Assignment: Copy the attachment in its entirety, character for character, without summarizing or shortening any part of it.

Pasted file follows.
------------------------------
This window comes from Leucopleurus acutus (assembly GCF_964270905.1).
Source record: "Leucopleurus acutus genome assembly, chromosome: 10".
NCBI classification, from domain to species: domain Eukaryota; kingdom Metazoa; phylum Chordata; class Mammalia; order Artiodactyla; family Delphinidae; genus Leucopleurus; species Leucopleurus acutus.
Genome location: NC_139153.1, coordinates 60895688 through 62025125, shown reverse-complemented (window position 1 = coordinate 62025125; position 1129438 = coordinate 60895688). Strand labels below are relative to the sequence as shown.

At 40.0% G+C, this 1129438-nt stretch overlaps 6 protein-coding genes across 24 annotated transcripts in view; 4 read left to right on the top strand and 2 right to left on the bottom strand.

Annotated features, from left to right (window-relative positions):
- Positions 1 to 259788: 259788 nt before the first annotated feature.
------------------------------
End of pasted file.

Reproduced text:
This window comes from Leucopleurus acutus (assembly GCF_964270905.1).
Source record: "Leucopleurus acutus genome assembly, chromosome: 10".
NCBI classification, from domain to species: domain Eukaryota; kingdom Metazoa; phylum Chordata; class Mammalia; order Artiodactyla; family Delphinidae; genus Leucopleurus; species Leucopleurus acutus.
Genome location: NC_139153.1, coordinates 60895688 through 62025125, shown reverse-complemented (window position 1 = coordinate 62025125; position 1129438 = coordinate 60895688). Strand labels below are relative to the sequence as shown.

At 40.0% G+C, this 1129438-nt stretch overlaps 6 protein-coding genes across 24 annotated transcripts in view; 4 read left to right on the top strand and 2 right to left on the bottom strand.

Annotated features, from left to right (window-relative positions):
- Positions 1 to 259788: 259788 nt before the first annotated feature.